DAVENPORT, Iowa | Gov. Kim Reynolds on Tuesday defended her decision to appoint her 78-year-old father to a panel that helps select judges in central Iowa, saying he was "just like" many others who serve on state boards.

Reynolds last month appointed her father, Charles Strawn, to an unpaid six-year term on the District 5A judicial nominating commission, which recommends candidates for judgeships to the governor in fast-growing Dallas County and three other counties outside of Des Moines.

Democratic critics of the Republican governor and some who follow the legal system have called the appointment unusual. A recent Quad-City Times newspaper editorial called it an example of "brash nepotism."

In his April 13 application, Strawn wrote that he was "invited" to serve on the board. He was appointed four days later. The governor's office announced the appointment May 1 along with dozens of others in a press release that didn't mention that Strawn, of St. Charles, was her father.

Speaking to reporters after an event in Davenport on Tuesday, the governor said her father was a retired factory worker for John Deere and farmer.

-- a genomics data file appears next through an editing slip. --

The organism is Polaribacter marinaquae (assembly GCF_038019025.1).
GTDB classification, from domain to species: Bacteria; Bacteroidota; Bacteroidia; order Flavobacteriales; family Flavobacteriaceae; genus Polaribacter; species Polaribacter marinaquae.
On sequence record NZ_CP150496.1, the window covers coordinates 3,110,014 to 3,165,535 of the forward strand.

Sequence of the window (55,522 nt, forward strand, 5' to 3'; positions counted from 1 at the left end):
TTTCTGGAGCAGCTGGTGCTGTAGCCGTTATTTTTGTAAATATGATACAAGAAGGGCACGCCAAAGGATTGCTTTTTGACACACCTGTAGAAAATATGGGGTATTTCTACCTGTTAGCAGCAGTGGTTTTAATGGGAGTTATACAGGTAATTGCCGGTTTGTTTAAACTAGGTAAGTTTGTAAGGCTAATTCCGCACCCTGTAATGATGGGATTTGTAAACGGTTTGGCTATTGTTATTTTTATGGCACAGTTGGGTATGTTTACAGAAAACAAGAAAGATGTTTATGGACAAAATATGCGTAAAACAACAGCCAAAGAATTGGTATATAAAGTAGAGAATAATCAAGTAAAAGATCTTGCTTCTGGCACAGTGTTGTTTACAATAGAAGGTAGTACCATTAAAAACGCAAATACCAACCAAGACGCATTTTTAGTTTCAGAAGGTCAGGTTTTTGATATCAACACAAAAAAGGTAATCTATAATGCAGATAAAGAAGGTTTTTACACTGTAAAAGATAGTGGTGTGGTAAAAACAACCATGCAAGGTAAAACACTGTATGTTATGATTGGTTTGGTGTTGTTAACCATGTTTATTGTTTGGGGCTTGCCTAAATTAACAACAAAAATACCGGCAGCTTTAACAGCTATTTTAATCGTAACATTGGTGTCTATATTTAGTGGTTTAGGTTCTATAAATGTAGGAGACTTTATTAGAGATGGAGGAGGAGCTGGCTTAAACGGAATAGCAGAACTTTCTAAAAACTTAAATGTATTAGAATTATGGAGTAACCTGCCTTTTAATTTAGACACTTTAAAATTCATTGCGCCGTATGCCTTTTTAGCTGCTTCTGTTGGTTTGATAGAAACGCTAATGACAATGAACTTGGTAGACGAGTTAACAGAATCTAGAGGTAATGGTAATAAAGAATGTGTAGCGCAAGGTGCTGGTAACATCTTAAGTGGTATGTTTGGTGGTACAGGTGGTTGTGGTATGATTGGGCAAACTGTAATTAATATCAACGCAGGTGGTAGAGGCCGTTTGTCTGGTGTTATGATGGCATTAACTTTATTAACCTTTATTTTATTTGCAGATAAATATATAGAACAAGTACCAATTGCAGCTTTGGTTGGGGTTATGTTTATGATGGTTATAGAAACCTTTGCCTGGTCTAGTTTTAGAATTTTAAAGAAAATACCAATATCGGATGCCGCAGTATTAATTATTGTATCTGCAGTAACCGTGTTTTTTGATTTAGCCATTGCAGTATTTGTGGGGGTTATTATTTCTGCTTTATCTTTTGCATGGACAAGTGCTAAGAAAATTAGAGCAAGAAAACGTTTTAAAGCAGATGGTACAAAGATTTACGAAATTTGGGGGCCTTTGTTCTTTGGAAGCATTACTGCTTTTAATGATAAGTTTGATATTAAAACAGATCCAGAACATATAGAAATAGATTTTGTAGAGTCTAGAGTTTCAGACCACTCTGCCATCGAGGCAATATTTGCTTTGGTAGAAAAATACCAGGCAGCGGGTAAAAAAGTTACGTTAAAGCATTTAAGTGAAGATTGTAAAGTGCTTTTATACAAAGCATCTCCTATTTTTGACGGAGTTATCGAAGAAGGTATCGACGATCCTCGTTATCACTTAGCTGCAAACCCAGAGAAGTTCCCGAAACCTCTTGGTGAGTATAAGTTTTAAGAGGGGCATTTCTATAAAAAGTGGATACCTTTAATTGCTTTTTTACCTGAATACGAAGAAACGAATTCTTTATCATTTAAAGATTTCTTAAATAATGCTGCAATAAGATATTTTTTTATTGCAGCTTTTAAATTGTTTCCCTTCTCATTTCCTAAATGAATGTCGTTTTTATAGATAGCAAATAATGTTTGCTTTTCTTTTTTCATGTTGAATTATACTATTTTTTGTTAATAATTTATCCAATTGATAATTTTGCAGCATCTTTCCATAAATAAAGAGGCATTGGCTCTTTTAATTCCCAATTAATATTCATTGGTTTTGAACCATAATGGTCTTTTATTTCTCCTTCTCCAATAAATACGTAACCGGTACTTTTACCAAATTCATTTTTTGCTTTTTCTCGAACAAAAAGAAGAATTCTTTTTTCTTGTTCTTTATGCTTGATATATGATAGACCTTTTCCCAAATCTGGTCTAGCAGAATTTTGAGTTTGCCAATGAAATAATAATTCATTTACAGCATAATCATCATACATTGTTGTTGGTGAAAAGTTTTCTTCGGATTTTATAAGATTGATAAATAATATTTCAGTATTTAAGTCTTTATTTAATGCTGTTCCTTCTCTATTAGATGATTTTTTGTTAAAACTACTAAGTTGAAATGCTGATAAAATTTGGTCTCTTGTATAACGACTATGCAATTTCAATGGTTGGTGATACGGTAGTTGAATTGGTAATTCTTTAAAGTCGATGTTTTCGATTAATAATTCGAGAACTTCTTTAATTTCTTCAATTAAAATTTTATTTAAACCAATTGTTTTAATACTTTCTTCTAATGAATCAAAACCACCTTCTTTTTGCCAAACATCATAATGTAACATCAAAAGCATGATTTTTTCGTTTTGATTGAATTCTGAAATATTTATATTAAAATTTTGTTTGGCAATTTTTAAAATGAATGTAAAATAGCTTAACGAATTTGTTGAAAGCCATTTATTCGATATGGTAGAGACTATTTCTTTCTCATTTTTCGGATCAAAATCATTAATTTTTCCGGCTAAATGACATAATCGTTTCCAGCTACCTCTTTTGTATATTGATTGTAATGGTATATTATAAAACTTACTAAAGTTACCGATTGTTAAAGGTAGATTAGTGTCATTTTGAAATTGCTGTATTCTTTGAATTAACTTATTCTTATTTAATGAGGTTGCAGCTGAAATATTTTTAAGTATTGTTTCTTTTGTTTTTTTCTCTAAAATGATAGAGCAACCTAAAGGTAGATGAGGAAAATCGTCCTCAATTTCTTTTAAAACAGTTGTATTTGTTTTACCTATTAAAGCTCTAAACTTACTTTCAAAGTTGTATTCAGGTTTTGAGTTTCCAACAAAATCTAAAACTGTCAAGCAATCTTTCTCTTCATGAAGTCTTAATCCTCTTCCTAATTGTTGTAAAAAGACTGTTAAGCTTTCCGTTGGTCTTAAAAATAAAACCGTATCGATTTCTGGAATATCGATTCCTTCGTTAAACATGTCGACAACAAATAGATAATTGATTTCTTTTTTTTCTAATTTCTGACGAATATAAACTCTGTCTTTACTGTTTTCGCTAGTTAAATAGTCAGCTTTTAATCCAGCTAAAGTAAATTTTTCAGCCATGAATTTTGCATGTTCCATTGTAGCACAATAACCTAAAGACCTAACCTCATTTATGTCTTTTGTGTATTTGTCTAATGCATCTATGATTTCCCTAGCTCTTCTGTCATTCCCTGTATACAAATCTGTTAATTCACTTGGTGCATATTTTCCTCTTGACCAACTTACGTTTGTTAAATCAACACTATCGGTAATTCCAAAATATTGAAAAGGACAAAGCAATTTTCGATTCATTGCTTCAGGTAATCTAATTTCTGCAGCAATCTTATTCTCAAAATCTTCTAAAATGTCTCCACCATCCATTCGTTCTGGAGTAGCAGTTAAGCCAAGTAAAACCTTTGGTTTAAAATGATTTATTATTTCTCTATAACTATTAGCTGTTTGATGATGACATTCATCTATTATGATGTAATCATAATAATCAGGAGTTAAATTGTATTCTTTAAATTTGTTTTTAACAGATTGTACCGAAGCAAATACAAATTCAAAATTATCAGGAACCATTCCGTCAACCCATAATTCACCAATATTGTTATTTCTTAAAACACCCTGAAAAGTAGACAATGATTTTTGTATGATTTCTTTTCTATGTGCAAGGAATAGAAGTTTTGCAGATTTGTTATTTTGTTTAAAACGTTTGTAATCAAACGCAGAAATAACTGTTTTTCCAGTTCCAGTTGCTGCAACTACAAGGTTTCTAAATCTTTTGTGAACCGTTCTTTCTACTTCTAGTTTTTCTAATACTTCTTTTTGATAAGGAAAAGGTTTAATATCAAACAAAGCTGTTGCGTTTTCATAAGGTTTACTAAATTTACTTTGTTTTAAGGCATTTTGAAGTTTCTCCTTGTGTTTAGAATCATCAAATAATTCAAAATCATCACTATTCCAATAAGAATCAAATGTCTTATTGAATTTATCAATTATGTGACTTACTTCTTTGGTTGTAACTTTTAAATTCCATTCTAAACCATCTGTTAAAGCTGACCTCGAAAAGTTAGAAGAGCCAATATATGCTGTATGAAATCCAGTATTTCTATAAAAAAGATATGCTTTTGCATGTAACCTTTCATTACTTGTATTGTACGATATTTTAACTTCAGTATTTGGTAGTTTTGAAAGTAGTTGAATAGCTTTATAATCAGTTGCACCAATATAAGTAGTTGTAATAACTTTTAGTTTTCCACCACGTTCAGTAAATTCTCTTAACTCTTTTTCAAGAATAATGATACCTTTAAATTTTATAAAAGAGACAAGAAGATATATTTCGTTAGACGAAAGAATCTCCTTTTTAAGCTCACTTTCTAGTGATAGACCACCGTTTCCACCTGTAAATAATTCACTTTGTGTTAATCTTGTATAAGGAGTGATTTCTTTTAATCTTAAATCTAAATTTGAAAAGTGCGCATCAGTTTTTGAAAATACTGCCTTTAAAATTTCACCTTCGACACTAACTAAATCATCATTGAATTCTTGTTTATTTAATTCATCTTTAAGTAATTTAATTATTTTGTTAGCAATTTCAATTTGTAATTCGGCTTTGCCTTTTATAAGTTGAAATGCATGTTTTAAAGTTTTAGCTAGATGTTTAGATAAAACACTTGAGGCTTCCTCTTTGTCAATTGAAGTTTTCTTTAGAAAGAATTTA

"This is an individual that loves the state and wanted to volunteer and give back, just like hundreds of other Iowans that we appoint to boards and commissions," she said. "That's a simple fact."

Reynolds added that her dad had coached Little League baseball teams and been involved in county government.

The 11-member commission Strawn has joined will meet on Thursday in Indianola to interview finalists for an opening created by the retirement of District Judge Paul Huscher. The commission will recommend two finalists to the governor, who will make the pick.

Iowa law doesn't bar government officials from appointing relatives to unpaid jobs.


Sioux Falls School Board bans 'timeout' rooms

SIOUX FALLS | The Sioux Falls School Board has approved a rule change that bans "timeout" rooms as a form of student discipline.

The policy revision made Monday is a result of a state law passed this year that requires all districts to adopt rules banning the practice of physically restraining students and locking them in padded rooms, the Argus Leader reported. South Dakota schools have until July to update their rules.

The Sioux Falls district's move is more of a formality because its schools no longer use timeout rooms, according to school leaders.